Shalom from OSRUI! Every year, more than 50 Rabbis, Cantors, and Educators who spend time with us at camp in the summer. They work closely with the Rashei Eidot (unit heads) to create fun Jewish experiences that are educational and engaging. Today we are joined by Rabbi Rachel Kaplan Marks as she reflects on how Judaism thrives at OSRUI.
It seems to me that worrying is a Jewish pastime. Above all, perhaps, Jews worry that Judaism will cease to exist in the future, because this generation of young people just don’t “get it.”
I’m happy to report that, based on my time here at URJ Olin-Sang-Ruby Union Institute this summer, the older generations are just plain wrong.
Allow me to share just three brief moments that illustrate that this generation of Jews truly do get it.
On Monday morning, after t’filah (services) with Avodah, one of the seventeen year olds exclaimed, “We should really say shehecheyanu (a prayer thanking God for enabling us to reach this very moment) since we’ve some some new people join our group.” Of course, everyone agreed, and we joyfully shared a moment of blessing.
Last week, I spent a little bit of time with Chalutzim, our seven week Hebrew speaking program. There I ran into a chanicha (camper) from a congregation I previously served. As we caught up, I suggested, “Let’s talk in Hebrew.” This chanicha replied, “My Hebrew isn’t so great.” We carried on anyway in Hebrew — and this chanicha understood and responded to the Hebrew beautifully.
I also have sat with the whole machaneh (camp) for morning prayers. This was not just any Thursday morning, this was the Thursday morning of Maccabiah. During the prayers, I witnessed madrichim (counselors), who are themselves young adults, encouraging the chanichim (campers) to sing along to the prayers with ruach (spirit) and kavanah (intentionality). These young Jews not only know the words to the ancient prayers, but they exemplify an inspiring spirituality.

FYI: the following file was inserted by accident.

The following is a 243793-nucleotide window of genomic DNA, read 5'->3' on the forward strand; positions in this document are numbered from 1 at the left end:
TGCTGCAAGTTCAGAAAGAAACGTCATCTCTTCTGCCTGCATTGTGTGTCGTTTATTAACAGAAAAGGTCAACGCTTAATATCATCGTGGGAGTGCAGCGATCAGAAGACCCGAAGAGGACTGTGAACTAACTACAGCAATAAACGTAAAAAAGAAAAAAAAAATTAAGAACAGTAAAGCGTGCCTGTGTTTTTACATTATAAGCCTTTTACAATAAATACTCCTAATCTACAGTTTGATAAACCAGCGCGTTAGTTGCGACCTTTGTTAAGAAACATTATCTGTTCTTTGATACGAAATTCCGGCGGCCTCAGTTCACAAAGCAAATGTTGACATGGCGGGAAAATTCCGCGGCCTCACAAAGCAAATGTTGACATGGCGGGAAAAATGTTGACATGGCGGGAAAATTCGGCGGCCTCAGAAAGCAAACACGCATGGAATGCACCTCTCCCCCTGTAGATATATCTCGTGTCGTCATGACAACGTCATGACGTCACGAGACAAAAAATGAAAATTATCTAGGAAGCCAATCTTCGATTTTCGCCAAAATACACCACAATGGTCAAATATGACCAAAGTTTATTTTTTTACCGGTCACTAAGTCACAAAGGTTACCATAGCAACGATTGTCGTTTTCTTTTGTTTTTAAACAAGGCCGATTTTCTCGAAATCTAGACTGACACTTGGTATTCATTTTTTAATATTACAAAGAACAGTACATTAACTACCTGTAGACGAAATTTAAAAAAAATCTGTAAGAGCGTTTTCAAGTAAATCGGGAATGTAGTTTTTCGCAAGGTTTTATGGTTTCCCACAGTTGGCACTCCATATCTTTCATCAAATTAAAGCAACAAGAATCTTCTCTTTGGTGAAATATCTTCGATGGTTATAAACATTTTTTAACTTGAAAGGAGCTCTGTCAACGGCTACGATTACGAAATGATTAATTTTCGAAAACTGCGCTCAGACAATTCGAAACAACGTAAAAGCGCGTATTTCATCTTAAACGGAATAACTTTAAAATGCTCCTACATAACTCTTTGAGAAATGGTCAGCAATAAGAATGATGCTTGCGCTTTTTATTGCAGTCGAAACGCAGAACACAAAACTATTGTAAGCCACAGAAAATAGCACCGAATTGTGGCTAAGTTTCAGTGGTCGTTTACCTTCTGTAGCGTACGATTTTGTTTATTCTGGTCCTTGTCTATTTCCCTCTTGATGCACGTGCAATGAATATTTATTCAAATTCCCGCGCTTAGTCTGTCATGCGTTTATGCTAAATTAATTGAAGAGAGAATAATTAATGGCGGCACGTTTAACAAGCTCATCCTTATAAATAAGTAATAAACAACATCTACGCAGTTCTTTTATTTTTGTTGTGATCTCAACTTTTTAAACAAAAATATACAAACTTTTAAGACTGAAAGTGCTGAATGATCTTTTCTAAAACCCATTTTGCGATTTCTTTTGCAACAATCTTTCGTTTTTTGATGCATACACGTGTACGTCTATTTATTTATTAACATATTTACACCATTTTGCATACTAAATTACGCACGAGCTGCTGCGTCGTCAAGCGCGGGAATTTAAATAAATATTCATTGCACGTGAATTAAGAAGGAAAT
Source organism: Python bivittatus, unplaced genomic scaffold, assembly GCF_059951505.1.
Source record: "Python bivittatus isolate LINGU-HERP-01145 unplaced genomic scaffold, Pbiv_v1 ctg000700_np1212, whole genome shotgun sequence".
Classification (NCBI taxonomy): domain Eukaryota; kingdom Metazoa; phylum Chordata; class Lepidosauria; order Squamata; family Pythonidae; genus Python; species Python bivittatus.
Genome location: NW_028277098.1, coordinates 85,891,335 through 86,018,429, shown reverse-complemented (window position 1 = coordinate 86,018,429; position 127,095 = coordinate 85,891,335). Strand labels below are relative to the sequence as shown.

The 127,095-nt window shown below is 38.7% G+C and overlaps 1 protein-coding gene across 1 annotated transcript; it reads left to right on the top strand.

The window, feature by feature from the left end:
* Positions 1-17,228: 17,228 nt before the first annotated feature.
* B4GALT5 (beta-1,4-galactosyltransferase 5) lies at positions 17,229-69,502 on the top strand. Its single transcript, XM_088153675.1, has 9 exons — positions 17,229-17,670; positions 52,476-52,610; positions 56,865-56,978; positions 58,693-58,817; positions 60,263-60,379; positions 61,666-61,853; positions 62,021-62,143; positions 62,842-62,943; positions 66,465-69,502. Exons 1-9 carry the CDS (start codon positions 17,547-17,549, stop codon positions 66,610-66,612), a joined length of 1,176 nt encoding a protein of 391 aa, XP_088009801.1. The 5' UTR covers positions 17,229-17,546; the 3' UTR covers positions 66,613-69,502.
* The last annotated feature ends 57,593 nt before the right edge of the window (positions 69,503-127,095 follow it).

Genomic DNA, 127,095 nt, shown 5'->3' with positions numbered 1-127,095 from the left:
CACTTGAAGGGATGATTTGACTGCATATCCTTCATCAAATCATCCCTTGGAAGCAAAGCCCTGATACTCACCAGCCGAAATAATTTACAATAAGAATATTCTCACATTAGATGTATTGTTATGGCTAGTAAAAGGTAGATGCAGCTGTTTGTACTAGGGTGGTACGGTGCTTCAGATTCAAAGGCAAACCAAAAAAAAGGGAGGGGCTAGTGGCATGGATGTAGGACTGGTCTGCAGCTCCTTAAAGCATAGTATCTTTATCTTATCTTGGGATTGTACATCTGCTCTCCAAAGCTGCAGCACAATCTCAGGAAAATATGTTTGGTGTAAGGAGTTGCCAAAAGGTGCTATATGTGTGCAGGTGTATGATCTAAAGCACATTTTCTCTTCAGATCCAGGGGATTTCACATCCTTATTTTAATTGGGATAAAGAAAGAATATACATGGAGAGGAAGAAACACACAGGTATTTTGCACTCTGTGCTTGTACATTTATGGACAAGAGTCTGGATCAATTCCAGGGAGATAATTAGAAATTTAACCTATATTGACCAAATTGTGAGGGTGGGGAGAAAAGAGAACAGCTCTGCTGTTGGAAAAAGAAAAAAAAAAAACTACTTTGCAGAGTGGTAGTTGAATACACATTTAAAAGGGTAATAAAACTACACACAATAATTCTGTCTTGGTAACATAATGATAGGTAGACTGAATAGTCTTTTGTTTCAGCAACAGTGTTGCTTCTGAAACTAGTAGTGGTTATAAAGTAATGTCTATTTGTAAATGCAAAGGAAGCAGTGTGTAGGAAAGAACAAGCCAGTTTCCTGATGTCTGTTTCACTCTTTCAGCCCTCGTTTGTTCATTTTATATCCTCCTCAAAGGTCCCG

As a former chanicha, madricha, and rosh eidah (unit head), myself, I can’t help but think about the generations of kids and adults who have poured their hearts and souls into this unique community. Before the pandemic, to a certain extent, I believed that camp would be a constant in our regional Reform Jewish Movement, in large part due to a certain sense of inertia. Now, I think we all realize how fragile it all is. That fragility, however, doesn’t need to manifest in the form of worry – because not only are the kids alright, but our youth are thriving here at OSRUI.
Rabbi Rachel Kaplan Marks is the Rabbi at Temple Beth Israel in Skokie, Illinois and long time camper and staff member at OSRUI.